The Paintings  

Another article by Walter J. Phillips on A.C. Leighton provides one with an excellent analysis of the artist's work and his method. Phillips' insight was special: not only was he also a dedicated watercolour painter, but he too had chosen Western Canada as his home.

"This Man Leighton" by Walter J. Phillips
(May 22, 1936, "Art and Artists", The Winnipeg Tribune.)

"A picture, " wrote Delacroix "is nothing but a bridge between the soul of the artist and that of the spectator." When I pass along the bridges built by A, C. Leighton I feel convinced that they are ultimate perfection, particularly when they are built in watercolor and truly laid upon the toned French paper which he loves. I have the same feeling when I contemplate the work of Carmichael, or Brigden, or Casson, though their bridges span a different stream. It is a matter of personality combined with a finished technique.

The other morning I spent a splendid hour looking over a large number of watercolours and some few oils, the work of A.C. Leighton, at Eaton's. The artist has recently embarked for England, in order to enjoy a much-needed rest. I fear he had been somewhat prodigal in the expenditure of nervous energy, not primarily in painting, but in teaching. The collection at Eaton's is comprehensive and covers practically the whole period of his painting. Here are English pastorals, village scenes, windmills, hobnobbing Canadian prairie and mountain views. The last—the Rocky Mountain subjects—predominate. Since he first carne to Canada, Leighton has been obsessed by the grandeur of the peaks.

He deliberately chose Calgary as his home, and he built a house on the Sarcee Trail in clear sight of the range. He kept horses for the sole purpose of transporting his supplies on sketching expeditions.

The amount of work he has produced is enormous. It continues to fill me with admiration and, as I have said, with the conviction that it is completely satisfying and unique. It is unique because it is individual; it reflects a positive, attractive personality.

Watercolor undoubtedly is the medium that best reflects character in the hands of a master; It is slight, responsive and speedy, it will express quick thoughts, momentary effects; it is the medium for impulse rather than meditation; it is autogenous. But it must be handled with confidence and authority. There is nothing so dead and depressing as a poorly-wrought aquarelle.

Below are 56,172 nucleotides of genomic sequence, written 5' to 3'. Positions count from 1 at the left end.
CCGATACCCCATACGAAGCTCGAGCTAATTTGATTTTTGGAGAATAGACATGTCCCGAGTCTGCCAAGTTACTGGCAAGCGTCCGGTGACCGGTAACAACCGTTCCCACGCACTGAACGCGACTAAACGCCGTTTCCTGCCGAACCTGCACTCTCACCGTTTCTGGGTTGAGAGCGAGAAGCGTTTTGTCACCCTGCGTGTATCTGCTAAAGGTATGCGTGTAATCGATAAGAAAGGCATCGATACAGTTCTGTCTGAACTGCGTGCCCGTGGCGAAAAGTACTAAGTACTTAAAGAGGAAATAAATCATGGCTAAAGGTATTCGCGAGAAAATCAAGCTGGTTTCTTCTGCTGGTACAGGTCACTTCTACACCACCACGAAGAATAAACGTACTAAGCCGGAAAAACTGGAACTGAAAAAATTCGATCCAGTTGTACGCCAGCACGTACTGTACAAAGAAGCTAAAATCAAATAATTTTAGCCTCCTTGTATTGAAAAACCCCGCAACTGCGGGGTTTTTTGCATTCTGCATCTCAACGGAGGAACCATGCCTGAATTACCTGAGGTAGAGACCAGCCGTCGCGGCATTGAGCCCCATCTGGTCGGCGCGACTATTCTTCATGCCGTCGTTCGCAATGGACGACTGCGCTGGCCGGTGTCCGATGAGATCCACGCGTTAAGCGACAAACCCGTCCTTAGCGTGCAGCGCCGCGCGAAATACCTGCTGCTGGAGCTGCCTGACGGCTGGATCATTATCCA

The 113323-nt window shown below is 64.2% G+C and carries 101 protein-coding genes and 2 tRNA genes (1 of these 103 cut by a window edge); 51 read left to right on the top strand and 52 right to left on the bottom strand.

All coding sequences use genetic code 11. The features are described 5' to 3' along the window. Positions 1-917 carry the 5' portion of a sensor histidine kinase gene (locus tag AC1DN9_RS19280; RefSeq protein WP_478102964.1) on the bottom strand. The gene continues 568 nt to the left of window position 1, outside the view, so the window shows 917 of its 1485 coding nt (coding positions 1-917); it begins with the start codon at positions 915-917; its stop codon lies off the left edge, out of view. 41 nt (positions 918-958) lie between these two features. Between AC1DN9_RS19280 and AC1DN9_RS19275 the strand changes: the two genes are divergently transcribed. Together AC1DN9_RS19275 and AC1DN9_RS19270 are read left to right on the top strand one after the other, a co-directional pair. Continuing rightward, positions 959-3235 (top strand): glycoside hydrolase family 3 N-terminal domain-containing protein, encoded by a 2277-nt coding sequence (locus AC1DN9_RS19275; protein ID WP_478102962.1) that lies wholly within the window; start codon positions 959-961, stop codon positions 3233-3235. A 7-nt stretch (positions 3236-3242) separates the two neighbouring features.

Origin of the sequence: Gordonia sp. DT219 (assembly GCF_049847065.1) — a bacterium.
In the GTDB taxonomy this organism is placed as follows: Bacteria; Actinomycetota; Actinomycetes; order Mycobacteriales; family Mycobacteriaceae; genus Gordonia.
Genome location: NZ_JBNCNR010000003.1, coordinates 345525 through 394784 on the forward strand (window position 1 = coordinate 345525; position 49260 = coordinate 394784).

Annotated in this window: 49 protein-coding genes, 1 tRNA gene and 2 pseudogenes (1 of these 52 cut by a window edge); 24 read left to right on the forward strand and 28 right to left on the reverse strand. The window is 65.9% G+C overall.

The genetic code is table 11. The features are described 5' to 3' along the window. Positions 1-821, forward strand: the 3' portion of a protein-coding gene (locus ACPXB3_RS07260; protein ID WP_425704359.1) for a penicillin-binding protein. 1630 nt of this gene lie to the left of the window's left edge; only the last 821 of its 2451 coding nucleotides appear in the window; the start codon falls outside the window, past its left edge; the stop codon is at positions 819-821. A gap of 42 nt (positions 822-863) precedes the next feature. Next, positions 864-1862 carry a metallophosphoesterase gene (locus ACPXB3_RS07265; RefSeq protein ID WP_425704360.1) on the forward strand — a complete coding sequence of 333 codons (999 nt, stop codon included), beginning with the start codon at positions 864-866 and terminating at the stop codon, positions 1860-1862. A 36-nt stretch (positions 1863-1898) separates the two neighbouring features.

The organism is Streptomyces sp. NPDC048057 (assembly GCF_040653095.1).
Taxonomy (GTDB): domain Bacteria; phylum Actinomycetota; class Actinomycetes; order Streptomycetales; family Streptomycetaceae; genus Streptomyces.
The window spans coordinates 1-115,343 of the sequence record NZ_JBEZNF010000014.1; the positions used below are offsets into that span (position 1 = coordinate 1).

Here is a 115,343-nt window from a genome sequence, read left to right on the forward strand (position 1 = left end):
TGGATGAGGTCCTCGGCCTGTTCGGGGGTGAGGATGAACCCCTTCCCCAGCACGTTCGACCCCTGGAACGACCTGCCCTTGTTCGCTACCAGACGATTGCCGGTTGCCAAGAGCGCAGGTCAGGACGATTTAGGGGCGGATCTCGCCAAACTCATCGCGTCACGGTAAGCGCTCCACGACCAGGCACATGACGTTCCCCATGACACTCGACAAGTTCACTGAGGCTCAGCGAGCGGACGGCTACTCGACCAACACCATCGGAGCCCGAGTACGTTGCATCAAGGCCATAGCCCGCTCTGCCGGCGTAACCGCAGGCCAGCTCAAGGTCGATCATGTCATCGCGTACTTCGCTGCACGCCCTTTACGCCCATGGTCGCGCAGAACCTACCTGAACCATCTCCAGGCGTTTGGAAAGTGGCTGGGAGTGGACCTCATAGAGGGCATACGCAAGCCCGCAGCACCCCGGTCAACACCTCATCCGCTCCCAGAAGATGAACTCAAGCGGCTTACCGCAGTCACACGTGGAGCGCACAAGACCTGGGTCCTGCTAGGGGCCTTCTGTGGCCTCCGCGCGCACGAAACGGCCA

It may seem ambiguous to describe Leighton's work as at once individual and traditional. But so it is. He follows the pen-and-wash practice of Paul Sandby, or, even more sedulously, the pure wash method of Peter de Wint. His products are justly described by the forgotten phrase "watercolour drawings." Yet there is nothing archaic or derivative about them, Leighton has made the style his own. His pictures, moreover, reveal the man.

The dignity and repose he finds in a tree, house, or mountain, is a reflection of that of his own nature; the simplicity and directness with which he limns his forms is his own honesty, the rich, somewhat sombre color that goes to embellish them indicates the thoughtful mind.

This is a very rough analysis; an exposition of the full revelation would be tedious both to read and to write. I must however, insist upon the perfection of Leighton's skill in the science of picture-making—his sound draughtsmanship, his impeccable arrangements, and the quality of his color. He has long passed the point when consideration, or uncertainty, or any hesitation, disturbs the vigor of his expression. Manner and method have become instinctive with him. He is a master of his medium.

The misconception that to be modern, or progressive in art, one must depart from tradition, or, entirely ignoring it, start again from "scratch", is prevalent among art students today. Leighton and the Canadian watercolor painters I named in the first paragraph prove its falsity whenever they paint, for they all follow the traditional methods of the English watercolor school. Whether they are cramping their respective styles by needless limitation is another argument, but one which is also answered by their work.

F. Hopkinson Smith wrote what is perhaps the best book on watercolor painting published in the U. S. In it he remarked: